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• • • Being a journal by artist and designer John Coulthart, cataloguing interests, obsessions and passing enthusiasms.


 

The art of Juan de Valdés Leal, 1622–1690

leal1.jpg

In ictu oculi (1672).

Having castigated Somerset Maugham yesterday for a novel that even he professed to dislike, thanks can be offered for the passage in The Magician which draws attention to a painter I hadn’t come across before. With a scythe-wielding skeleton snuffing a candle flame, and a bishop rotting in his casket, these are a very Spanish take on the vanitas genre. Some of the subsequent works of Salvador Dalí and Luis Buñuel are less surprising when you see art that’s this grotesque.

leal2.jpg

Finis gloria mundi (1672).

Previously on { feuilleton }
Alfred Rethel’s Totentanz
The art of Jacopo Ligozzi, 1547–1627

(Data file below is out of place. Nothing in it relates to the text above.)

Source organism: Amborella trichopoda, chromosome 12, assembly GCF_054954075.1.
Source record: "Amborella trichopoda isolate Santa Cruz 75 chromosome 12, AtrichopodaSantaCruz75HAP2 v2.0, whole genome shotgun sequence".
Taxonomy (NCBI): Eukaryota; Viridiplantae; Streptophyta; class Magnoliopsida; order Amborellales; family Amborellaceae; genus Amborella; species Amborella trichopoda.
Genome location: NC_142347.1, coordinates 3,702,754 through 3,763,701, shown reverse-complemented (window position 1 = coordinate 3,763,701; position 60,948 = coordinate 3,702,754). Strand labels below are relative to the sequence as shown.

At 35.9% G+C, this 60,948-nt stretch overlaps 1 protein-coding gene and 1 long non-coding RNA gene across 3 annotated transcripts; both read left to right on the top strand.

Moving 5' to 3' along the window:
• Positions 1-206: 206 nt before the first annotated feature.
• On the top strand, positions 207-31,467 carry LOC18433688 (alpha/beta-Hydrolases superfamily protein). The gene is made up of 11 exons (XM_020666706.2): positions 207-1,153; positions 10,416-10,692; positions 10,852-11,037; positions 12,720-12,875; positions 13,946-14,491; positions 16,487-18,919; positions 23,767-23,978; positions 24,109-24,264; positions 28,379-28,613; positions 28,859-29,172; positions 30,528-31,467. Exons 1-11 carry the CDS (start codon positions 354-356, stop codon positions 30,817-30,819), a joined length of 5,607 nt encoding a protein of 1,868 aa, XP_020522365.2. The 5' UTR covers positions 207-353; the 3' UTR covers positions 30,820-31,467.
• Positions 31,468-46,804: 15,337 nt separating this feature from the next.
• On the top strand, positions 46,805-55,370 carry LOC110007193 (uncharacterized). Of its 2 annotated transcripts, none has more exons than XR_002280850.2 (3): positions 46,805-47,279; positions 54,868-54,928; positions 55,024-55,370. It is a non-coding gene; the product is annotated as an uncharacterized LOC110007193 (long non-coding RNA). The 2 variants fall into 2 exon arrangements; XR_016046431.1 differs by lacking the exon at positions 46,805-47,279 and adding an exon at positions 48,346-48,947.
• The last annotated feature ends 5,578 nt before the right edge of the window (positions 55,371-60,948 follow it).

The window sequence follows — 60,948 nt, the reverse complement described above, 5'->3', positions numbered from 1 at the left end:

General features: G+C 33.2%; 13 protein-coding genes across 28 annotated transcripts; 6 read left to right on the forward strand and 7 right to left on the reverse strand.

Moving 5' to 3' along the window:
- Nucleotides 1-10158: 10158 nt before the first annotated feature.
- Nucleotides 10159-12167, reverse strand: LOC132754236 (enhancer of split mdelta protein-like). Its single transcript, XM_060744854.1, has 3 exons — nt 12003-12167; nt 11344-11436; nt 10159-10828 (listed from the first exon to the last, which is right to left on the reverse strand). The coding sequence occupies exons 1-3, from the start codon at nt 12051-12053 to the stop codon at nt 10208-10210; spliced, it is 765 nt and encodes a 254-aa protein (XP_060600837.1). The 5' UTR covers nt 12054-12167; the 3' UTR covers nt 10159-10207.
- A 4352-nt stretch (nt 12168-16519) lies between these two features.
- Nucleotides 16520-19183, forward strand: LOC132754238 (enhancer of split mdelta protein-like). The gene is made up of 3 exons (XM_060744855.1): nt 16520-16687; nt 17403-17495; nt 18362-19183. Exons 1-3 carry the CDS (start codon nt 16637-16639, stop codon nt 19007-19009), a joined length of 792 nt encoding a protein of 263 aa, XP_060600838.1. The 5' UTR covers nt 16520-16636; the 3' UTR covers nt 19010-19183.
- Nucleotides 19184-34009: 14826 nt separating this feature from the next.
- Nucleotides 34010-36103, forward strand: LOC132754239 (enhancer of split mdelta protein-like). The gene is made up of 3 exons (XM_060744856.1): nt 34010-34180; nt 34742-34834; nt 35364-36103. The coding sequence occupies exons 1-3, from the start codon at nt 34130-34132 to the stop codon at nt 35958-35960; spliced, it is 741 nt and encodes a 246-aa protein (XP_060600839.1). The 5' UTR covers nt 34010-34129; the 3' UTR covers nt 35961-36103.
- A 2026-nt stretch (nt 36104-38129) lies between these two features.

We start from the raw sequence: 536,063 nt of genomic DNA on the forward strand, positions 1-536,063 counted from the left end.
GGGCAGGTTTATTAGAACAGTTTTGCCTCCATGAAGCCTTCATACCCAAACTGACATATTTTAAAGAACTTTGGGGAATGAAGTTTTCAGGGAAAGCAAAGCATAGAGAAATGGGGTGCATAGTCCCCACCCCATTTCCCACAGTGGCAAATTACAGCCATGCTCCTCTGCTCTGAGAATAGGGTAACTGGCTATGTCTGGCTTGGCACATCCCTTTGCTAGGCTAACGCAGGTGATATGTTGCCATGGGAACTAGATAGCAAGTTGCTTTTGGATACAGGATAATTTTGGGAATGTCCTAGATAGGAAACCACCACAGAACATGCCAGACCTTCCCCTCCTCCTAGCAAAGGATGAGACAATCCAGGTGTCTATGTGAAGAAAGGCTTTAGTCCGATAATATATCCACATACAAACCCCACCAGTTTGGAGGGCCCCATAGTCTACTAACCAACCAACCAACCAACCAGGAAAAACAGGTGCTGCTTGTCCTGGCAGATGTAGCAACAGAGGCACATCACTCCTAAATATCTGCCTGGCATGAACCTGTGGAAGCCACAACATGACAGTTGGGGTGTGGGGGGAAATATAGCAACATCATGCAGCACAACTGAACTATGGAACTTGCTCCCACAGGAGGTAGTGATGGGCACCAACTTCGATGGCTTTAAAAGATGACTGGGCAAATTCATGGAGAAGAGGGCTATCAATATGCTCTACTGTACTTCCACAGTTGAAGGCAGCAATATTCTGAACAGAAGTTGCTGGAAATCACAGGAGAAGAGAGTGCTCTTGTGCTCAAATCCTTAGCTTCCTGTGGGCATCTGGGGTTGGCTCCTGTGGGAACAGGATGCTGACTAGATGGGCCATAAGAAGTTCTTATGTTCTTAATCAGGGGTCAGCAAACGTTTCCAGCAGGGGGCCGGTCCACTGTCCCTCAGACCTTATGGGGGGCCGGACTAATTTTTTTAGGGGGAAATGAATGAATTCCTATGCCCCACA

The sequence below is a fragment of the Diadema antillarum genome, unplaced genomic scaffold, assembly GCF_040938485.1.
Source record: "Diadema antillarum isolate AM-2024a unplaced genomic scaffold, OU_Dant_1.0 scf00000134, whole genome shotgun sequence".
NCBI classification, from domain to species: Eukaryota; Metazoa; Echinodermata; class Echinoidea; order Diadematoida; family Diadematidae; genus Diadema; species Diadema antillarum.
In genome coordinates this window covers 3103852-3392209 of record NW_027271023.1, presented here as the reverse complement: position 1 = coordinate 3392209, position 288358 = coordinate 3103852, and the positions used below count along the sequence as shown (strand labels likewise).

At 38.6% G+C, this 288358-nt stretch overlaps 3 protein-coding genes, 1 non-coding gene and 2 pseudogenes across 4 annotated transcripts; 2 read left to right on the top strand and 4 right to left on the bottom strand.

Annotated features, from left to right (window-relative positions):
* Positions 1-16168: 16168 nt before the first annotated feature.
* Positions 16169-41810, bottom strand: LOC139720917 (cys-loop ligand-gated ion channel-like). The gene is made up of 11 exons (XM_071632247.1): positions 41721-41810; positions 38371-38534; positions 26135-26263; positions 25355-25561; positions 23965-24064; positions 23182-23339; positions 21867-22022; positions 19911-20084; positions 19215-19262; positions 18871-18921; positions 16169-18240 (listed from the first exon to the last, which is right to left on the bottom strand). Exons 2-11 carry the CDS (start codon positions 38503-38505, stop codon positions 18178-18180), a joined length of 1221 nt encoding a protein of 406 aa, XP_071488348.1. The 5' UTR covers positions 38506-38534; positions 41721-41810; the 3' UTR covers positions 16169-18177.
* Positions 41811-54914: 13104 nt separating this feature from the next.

Massachusetts memento mori
Skull cameras
Walmor Corrêa’s Memento Mori
The skull beneath the skin
Vanitas paintings
Very Hungry God
History of the skull as symbol

 


 

Posted in {art}, {painting}, {surrealism}.

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6 comments or trackbacks

  1. #1 posted by Gabriel McCann

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    God said to Abraham “KIll me a son,
    Abe said “Man you must be puttting me on…” – Robert Zimmerman

    http://www.friendsofart.net/en/art/juan-de-valdes-leal/the-sacrifice-of-isaac

    or do you prefer Caravaggio’s version? :

    http://en.wikipedia.org/wiki/Sacrifice_of_Isaac_(Caravaggio)

  2. #2 posted by John

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    Caravaggio almost always wins any comparison, especially when the chiaroscuro is as striking as it is in that first example.

  3. #3 posted by C. Rancio

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    In that great period of spanich painting, even lesser artists made astounding works.This is another vanitas from that time:

    http://commons.wikimedia.org/wiki/File:Pereda.jpg

  4. #4 posted by John

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    That’s a great painting as well, thanks.

  5. #5 posted by michelangelo

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    Catholic terror propaganda at its finest.

 


 

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